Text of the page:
1. This is a petition under Article 226, Constitution of India.
2. The petitioners are assignees of a permit granted by the R. T. A., Udaipur, for running a stage carriage on Baran-Chhipabarod-Chhabra route. They applied to the R. T. A. for curtailment of the route beyond Chhipabarod on the allegation that there was no motorable road from Chhipabarod to Chhabra.
The R. T. A. on 25-5-1954, recorded 3 resolution that the application for curtailment had been duly notified, but no objection had been received and, therefore, it was resolved that curtailment be sanctioned. The Kotah Transport Ltd. filed an appeal before the S. T. A., & the S. T. A. found that an objection had, as a matter of fact, been filed before the R. T. A. by the Kotah Transport Ltd., & that the R. T. A, had committed error in not deciding that objection.
An attempt was made by the Secretary R. T. A. to explain that 'the document submitted by the Kotah Transport Limited was not considered as an objection, because it had not been stamped. That explanation was not accepted by the S. T, A. and it was decided by the S. T. A. that the appeal be partially accepted, and the case remanded to the R. T. A. for reconsideration of the matter in the light of the objection filed by the Kotah Transport Limited, and till then the order of the R. T. A. regarding curtailment of the route, vide resolution No. 20(f) of 1954, be kept in abeyance.
It was also added that the respondents, meaning thereby the petitioners Mohammad Jamil and Kishan Gopal, would ply on the original route as mentioned in the permit, which was obtained by them from the original permit holders. Messrs. Mohammad Jamil and Kishan Gopal have come to this Court with this petition, and it is contended on their behalf that the appeal before the S. T.A. was incompetent, and that in any case the objection could not be considered because it had not been shown that a copy of the objection had been supplied to them as required by Section 57 (4), Motor Vehicles Act, and that it had been shown that the Kotah Transport Limited was a person aggrieved.
It was finally argued that the direction to continue to ply the bus was without jurisdiction and would prejudice the petitioners in proceedings that the R. T. A. may think of taking against the petitioners under Section 60, in case they do not comply with that direction.
3. It does not require much argument to see that the specification of the route in the permit is one of the conditions of the permit. Section 48, Clause (d), mentions the conditions which may be attached to a stage-carriage permit, and Sub-clause (iia) directs the specification of the routes which are to be used by the stage-carriage.
Section 64, Clause (b) permits appeal by 'anyperson aggrieved by the revocation or suspension ofthe permit or by any variation ofthe conditions thereof. It was argued that thevariation of the conditions of a permit only allows an appeal to be filed by the holder of the permit in respect whereof the conditions are varied.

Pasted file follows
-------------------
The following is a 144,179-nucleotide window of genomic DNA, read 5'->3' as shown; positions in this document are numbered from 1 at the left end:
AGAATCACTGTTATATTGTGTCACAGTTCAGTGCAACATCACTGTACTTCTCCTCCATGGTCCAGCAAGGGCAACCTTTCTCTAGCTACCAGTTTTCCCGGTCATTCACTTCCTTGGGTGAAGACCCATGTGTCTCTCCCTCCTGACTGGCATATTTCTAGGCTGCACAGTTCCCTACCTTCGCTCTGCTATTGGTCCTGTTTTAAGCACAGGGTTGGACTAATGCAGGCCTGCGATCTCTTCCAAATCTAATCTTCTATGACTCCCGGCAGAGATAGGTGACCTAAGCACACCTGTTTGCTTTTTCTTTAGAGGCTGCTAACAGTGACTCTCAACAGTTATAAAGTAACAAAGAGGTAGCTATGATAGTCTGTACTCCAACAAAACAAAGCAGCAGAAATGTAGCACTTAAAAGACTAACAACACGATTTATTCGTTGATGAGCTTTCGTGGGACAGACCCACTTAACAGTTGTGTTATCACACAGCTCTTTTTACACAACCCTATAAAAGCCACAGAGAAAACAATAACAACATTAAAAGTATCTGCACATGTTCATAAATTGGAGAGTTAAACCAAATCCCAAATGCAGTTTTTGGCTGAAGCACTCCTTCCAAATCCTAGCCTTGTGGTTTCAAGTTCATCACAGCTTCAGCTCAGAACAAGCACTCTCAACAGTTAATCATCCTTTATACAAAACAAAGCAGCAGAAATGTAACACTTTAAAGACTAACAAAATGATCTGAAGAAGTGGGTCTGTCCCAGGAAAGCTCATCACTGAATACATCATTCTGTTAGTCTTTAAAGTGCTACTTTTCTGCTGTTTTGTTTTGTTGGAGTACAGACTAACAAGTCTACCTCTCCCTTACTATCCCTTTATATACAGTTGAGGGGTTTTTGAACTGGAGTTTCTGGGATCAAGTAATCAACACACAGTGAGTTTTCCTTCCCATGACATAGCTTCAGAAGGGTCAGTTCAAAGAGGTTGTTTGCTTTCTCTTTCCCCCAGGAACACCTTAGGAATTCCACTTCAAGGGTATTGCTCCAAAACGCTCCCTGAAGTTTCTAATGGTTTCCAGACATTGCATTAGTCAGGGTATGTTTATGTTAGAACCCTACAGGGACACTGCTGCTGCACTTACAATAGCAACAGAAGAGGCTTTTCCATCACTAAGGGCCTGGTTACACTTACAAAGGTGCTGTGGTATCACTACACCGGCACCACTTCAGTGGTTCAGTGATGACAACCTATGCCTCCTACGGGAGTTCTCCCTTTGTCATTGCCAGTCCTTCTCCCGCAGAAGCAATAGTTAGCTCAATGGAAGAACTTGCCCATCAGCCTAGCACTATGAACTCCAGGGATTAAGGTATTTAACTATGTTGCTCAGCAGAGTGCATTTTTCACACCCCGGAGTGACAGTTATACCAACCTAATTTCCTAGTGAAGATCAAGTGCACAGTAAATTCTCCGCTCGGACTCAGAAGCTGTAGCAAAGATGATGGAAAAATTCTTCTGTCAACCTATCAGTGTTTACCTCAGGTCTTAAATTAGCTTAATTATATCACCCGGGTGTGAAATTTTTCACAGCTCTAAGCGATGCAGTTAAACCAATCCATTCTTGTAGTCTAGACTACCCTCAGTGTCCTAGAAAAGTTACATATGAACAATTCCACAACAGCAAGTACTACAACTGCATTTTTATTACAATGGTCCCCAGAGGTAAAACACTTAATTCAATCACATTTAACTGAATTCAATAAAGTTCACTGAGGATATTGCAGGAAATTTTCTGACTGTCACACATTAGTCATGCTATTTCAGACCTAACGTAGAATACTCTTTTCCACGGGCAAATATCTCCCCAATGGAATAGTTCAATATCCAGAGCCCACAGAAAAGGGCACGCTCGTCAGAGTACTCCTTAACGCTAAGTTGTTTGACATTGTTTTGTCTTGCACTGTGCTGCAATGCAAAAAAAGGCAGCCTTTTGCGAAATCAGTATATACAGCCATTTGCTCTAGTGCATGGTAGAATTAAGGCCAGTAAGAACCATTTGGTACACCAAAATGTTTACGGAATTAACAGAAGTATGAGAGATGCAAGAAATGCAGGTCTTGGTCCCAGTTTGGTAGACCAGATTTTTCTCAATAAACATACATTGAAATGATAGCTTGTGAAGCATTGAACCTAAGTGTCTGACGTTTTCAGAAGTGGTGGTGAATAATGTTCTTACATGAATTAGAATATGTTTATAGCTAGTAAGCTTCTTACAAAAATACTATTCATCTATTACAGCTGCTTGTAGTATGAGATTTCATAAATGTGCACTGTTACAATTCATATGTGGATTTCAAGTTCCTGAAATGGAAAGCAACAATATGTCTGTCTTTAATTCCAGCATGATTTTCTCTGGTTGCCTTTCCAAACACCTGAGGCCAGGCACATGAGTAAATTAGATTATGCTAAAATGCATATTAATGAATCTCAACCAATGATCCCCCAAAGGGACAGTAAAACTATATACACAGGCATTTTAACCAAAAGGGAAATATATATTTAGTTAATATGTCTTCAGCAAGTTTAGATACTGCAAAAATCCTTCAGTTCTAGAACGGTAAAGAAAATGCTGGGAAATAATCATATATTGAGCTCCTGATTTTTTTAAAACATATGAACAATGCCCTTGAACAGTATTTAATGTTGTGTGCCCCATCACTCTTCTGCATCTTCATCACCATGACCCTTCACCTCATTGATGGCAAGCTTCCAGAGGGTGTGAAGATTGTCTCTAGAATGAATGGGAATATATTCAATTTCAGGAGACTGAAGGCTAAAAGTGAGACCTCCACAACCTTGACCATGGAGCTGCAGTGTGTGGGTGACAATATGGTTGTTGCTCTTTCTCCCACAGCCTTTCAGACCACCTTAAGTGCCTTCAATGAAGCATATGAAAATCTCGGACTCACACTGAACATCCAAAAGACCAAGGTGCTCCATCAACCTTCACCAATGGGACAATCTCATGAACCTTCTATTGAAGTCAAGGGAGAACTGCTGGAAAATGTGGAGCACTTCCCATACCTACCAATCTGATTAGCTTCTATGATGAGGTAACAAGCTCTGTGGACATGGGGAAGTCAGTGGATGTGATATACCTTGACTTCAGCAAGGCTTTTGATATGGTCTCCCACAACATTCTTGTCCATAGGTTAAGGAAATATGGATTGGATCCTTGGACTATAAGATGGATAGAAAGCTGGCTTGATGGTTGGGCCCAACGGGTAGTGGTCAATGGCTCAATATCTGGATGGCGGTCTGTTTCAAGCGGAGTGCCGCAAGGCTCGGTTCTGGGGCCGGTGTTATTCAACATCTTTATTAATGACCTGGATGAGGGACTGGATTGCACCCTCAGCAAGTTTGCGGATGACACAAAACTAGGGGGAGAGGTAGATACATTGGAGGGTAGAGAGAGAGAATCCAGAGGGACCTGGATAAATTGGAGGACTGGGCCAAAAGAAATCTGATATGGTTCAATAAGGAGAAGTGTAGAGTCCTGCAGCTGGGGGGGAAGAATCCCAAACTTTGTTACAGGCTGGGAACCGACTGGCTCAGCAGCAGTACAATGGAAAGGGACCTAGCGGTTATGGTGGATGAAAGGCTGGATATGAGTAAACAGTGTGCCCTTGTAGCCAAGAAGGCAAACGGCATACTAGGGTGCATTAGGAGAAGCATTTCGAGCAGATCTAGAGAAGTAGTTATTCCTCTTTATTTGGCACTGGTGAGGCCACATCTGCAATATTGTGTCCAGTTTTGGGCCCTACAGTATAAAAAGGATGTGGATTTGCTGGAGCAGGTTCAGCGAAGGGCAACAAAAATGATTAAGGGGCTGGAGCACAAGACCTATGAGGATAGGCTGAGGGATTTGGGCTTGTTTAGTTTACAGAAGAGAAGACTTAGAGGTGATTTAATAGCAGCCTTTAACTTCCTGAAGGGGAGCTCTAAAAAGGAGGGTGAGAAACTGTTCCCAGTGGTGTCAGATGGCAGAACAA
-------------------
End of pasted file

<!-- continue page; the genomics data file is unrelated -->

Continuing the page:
Reliance is placed on -- 'Kali Mudaliar v. Vedachala Mudaliar', 1952 Mad 545 (AIR V 39) (A). There is no reasoning behind the case, and with great respect we are not prepared to take such a narrow view of Section 64 (b). It is very wide in its terms, and permits an appeal by any person aggrieved by any variation of the conditions of the permit, and does not restrict the right of appeal to the holder alone.
4. The requirement of furnishing a copy of the application is with respect to an application for a permit, and need not necessarily apply to an objection in respect of the variation of the conditions of the permit. That is, however, an objection which it is open to the petitioner to take before the R. T. A.
5. The contention that the Kotah Transport Limited has not been proved to be the person aggrieved is also of no force, because the objection, a copy whereof has been furnished with tin's petition, discloses in what manner they are likely to be affected. In any case the direction of the S. T. A. does not prevent the petitioner from urging that point before the R. T. A., because what has been directed by the S. T. A. is that the objection should be considered and not thrown out as if there was no objection.
6. The last contention that he will be prejudiced by the last direction of the S. T. A. is also of no force. That last direction is only repetition of the preceding order setting aside the order of the R. T. A. and directing the R. T. A. to keep that order under abeyance.
If any proceeding is started under Section 60 for non-fulfillment of the condition of the permit, to wit, the plying of the stage-carriage throughout its entire route, the proviso to Sub-section (1) of Section 60, requires that an opportunity should be given to the holder of the permit to submit his explanation. It is, therefore, open to the petitioner to give any explanation, and it would be open to the R. T. A. to consider how far that explanation would be acceptable.
We may mention that the conditions of a permit specifying the route is one of the important conditions of the permit, and the R. T. A. has done well to publish the application and to invite objections, because in running a stage carriage, it is not only the permit-holder, but the inhabitants of the locality also and the persons providing transport facilities in that area who are equally interested in the result of such application.
7. This petition has no force, and is dismissed.
8. Learned counsel prayed for leave to appeal to the Supreme Court. The prayer is rejected.